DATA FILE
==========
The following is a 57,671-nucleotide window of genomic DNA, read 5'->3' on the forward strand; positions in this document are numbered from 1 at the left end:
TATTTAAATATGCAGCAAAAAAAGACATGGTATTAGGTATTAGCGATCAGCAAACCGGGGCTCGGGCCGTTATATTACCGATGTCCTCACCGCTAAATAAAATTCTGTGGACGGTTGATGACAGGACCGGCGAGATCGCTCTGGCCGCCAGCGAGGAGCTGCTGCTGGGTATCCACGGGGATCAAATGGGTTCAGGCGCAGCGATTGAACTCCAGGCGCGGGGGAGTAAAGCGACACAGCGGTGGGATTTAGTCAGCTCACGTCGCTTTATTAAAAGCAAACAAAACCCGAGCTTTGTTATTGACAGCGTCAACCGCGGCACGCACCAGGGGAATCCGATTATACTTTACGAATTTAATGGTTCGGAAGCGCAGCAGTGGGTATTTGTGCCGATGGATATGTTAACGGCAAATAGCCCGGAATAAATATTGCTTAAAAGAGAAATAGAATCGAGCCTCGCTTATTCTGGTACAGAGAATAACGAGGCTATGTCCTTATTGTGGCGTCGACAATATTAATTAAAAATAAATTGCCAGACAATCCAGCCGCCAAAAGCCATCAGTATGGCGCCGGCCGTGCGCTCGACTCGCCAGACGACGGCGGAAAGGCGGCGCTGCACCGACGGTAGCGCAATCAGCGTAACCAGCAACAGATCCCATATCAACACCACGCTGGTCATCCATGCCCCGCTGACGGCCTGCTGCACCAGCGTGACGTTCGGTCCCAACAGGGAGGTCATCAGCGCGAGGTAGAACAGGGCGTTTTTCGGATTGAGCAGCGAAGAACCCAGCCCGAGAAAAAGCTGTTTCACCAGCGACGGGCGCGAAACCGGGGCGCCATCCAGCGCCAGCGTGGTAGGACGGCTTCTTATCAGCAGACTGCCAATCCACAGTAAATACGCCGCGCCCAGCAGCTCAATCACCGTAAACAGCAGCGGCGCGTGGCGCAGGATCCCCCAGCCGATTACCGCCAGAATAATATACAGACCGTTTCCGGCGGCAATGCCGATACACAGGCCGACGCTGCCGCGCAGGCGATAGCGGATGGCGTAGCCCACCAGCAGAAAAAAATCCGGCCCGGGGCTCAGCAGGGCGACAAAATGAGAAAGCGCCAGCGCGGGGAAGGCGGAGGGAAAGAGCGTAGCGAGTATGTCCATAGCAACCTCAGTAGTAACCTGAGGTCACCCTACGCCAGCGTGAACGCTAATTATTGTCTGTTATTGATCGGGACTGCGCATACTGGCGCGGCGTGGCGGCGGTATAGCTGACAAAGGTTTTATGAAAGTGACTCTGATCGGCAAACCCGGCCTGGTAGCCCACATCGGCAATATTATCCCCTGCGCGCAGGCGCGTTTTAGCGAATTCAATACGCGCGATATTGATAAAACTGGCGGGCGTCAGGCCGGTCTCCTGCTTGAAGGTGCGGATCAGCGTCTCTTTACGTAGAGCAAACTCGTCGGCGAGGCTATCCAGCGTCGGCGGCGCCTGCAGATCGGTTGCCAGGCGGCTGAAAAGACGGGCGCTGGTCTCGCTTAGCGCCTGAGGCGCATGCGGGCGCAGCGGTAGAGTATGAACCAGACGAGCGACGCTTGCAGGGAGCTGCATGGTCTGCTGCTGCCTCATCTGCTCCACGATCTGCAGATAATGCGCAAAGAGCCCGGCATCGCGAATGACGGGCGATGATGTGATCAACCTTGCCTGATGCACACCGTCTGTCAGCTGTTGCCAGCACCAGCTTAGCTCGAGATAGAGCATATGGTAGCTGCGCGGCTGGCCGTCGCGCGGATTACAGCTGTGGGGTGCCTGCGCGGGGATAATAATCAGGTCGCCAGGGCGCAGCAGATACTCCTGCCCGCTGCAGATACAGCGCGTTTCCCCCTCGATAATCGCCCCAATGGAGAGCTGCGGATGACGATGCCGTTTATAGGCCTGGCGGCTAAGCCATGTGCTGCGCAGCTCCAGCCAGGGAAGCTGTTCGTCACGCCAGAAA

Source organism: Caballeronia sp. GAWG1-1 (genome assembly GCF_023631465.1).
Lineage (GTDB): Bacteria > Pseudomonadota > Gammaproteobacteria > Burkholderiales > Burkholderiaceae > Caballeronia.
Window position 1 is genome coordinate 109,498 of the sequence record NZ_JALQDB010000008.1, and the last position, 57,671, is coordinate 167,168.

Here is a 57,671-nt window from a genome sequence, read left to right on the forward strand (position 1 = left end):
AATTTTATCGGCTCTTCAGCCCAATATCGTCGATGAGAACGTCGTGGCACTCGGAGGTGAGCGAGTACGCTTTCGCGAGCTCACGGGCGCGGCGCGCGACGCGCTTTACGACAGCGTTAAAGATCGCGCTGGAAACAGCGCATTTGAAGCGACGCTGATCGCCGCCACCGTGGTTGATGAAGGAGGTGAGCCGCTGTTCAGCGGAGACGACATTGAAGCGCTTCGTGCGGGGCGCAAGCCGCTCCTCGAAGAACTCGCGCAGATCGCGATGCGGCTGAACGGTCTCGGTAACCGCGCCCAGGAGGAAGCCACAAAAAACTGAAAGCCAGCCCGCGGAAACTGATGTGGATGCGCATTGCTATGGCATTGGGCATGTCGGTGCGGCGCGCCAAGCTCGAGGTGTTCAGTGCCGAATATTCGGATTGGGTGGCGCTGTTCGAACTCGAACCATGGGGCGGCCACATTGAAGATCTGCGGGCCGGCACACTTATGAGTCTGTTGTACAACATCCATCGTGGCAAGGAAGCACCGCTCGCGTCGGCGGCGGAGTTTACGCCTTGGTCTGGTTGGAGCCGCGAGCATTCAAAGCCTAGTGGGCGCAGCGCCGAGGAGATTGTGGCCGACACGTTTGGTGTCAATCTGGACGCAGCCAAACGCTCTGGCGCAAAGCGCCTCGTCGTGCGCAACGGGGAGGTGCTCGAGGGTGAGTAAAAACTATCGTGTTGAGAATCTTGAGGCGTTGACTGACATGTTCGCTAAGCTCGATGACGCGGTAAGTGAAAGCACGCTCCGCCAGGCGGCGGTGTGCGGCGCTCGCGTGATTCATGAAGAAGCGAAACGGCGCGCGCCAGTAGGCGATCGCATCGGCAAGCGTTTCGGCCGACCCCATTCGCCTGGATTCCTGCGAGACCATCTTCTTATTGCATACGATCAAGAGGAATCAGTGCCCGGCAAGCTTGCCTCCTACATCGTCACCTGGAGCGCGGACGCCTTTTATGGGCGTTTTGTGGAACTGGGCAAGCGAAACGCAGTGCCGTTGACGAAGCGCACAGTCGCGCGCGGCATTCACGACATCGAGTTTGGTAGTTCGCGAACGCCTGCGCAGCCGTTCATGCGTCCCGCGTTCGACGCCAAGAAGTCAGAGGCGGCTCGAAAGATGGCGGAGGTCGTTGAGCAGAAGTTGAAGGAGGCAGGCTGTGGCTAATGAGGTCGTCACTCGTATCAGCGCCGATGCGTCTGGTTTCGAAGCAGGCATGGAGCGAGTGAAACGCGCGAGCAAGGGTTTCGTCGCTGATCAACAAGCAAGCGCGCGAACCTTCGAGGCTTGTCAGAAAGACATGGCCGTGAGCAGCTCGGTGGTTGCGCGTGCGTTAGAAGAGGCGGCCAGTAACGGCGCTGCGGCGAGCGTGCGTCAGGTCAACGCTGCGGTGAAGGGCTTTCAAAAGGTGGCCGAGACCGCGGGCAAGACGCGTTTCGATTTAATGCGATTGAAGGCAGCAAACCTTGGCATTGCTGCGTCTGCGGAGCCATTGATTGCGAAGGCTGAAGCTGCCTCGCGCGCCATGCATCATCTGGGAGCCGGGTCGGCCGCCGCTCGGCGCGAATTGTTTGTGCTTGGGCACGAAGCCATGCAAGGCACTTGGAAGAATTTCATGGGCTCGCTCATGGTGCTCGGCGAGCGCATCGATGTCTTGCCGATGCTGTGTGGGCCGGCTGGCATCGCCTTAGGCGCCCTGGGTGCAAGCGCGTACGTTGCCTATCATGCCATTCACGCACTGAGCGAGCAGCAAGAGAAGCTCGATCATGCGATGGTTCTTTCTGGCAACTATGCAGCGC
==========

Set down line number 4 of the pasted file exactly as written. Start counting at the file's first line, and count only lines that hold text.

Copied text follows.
Lineage (GTDB): Bacteria > Pseudomonadota > Gammaproteobacteria > Burkholderiales > Burkholderiaceae > Caballeronia.